Tom's Blog

Friday, February 20, 2015

Report on the 2015 Midwest Fire Conference

Just returned from Dubuque where Kathie and I attended the 2015 Midwest Fire Conference: "Keeping Fire Working for the Land". This was organized by the Tallgrass Prairie and Oak Savanna Fire Consortium (TPOS) and was a multi-state affair, with over 330 attendees and 60 speakers. Naturally, Iowa was the state with most attendees, but there were lots from Wisconsin and Illinois, and a smattering from Indiana, Minnesota, Michigan, Ohio, Nebraska, and Missouri. See the map below and the TPOS website for details.

A new feature of this conference was an App (courtesy of TNC) that would run on a tablet or smart phone that gave you the complete schedule, list of attendees, and all the abstracts. With good WiFi throughout the conference setting, this was very useful. (There was also a regular printed program.)

You should be able to see the abstracts and some of the recorded presentations in a few days on the TPOS web site. Here I am listing some of the sessions that I attended.

A major highlight was the Plenary paper by Bill Kleiman and Cody Considine of The Nature Conservancy summarizing 25 years of fire at Nachusa Grasslands. Nachusa is a very impressive large restoration, especially since almost all the work there, including burns, is done by volunteers. See the Nachusa website at this link.

I list here some of the sessions that I was able to attend:

  • Fire equipment (Rob Littiken)
    • What people are using and how it works
    • Real "nuts and bolts" stuff
  • Burn preparation and fireline placement (Erik Acker)
    • Very useful information on making fire breaks
  • Jumps, escapes, mishaps and close calls (Brad Woodson)
    • Lots of folks in the audience shared their stories
  • Using fire to restore oak sites--Case Studies
    • Missouri (John Murphy)
    • Iowa (Bryan Hellyer)
    • Wisconsin (Sara Kehrli)
  • Oak roundtable
    • Small group discussions of limits and needs for use of fire in oak systems
  • Fire histories and 60 years of change in Wisconsin savannas
    • Resurvey of Curtis' savanna sites (Laura Ladwig)
  • Fire and plant diversity of Wisconsin prairie remnants
    • Resurvey of Curtis' prairie sites (Amy Alstad)
In addition to the program, it was especially nice to see so many friends, not only from Wisconsin, but from other states. Kathie and I have been burning long enough now that we are getting to know a lot of folks in the "fire community".

Photos courtesy of the Conference website

Sunday, February 1, 2015

Fire as the key tool in sustainable management of Midwest U.S. savannas

Our goal at Pleasant Valley Conservancy is to ensure the long-term survival of one of the most endangered habitats on the earth, the oak savanna. Many of the bur oaks here are well over 200 years old, and the oldest bur oak measured here is 278 years old, which means it started life in 1736 (the rein of George II). Although our large white oaks are not as old, they probably started life in the mid 1850s. You can’t create an object like this, you have to find it and care for it. These are important trees, well worth spending money on.

Pleasant Valley Conservancy owns 104 bur oaks that are probably more than 200 years old!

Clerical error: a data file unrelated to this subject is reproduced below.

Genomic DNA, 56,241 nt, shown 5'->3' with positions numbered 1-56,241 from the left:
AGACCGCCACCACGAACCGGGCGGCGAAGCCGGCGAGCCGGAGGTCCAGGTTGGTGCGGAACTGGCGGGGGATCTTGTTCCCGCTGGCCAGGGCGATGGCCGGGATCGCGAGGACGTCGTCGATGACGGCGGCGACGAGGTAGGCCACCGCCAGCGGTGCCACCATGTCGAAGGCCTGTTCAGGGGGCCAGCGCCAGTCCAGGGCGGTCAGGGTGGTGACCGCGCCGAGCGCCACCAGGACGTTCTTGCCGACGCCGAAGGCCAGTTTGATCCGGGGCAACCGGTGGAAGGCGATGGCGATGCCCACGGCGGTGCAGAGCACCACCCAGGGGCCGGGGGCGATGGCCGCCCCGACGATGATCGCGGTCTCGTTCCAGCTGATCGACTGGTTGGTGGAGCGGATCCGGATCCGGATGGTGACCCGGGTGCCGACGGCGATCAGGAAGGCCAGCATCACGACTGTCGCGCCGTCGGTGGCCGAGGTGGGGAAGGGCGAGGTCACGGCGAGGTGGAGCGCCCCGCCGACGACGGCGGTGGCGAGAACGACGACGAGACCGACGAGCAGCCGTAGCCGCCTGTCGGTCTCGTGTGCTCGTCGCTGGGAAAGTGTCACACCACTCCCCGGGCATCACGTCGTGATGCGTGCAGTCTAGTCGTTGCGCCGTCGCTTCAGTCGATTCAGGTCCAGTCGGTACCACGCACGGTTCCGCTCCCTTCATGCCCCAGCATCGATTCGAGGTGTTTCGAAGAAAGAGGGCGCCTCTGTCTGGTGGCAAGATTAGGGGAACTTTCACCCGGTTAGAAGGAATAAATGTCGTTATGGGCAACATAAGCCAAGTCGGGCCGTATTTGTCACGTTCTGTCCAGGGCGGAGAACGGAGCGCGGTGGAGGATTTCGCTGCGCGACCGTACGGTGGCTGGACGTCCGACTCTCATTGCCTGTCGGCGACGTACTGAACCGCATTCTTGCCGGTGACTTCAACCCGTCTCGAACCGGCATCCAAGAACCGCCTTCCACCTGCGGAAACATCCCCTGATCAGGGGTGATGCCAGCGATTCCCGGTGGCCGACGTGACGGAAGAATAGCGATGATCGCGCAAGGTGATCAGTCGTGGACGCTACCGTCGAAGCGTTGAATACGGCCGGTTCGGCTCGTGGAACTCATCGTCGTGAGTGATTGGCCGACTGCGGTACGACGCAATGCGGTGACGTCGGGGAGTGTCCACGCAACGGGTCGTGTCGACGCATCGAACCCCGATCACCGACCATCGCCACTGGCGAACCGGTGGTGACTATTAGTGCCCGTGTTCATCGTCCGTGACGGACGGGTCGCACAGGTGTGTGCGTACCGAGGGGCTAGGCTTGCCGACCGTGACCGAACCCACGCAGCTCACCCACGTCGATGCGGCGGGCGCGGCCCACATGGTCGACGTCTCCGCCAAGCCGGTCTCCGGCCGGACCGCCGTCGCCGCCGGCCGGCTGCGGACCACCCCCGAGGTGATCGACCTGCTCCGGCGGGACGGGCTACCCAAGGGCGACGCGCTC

Although these big oaks once had a fairly favorable time of it, since the 1950s when the savanna/prairie fires ended, they have had a serious struggle. Fortunately, we came along in 1995 and with the encouragement of Brian Pruka, Paul West, Pat Schrader, and many stalwarts from the Prairie Enthusiasts and the Wisconsin DNR, we have been able to bring this small piece of oak savanna back to life.
Distribution of large diameter bur and white oaks at Pleasant Valley Conservancy

Kathie doing the first burn at the
White Oak Savanna in early April 1999
We’ve been burning our savannas since they were first cleared in 1999. Our files are quite complete and according to our records, as soon as a savanna unit was cleared, we burned it (or attempted to burn it). These were annual burns, either spring or fall.

Originally, the savannas did not burn well, and lots of interior lighting was necessary. Why didn’t they burn well?
  • It took some years for the understory vegetation, which provides a lot of the fuel, to get established.
  • Although oak leaves, the other fuel source, were present, there was lots of downed timber, thus blocking movement of fire. 
However, we kept at it, doing lots of interior lighting, and annual seeding. With increased light the understory vegetation got better, the continued burns kept brush from getting started again, and gradually the burns got better.

Now, 15 years later, our savannas are in great shape. Even so, we cannot let up our guard.

In the savannas there is still a significant legacy of woody vegetation. What would happen if we stopped annual burns? Unfortunately, we know what would happen. Brambles, buckthorn, honeysuckle, sumac, prickly ash, and others would gradually return. We might be able to control it if we switched to a two- or three-year burn cycle, but all we would need would be to miss a year and have a four-year burn cycle and we would lose control. There are lots of publications in the literature on this.

Also, legacy effects are lots more significant with savannas than with prairies.

The term “sustainable” is fashionable right now. Mostly it is used with monetary value, but it seems to me it also has an important other meaning in conservation.

Our burn season starts on March 15 and continues to the end of April. Savanna burns are interesting to do, and you have the joy of knowing you are helping some important veteran oaks.

In addition, you are preparing the field for future generations of oaks!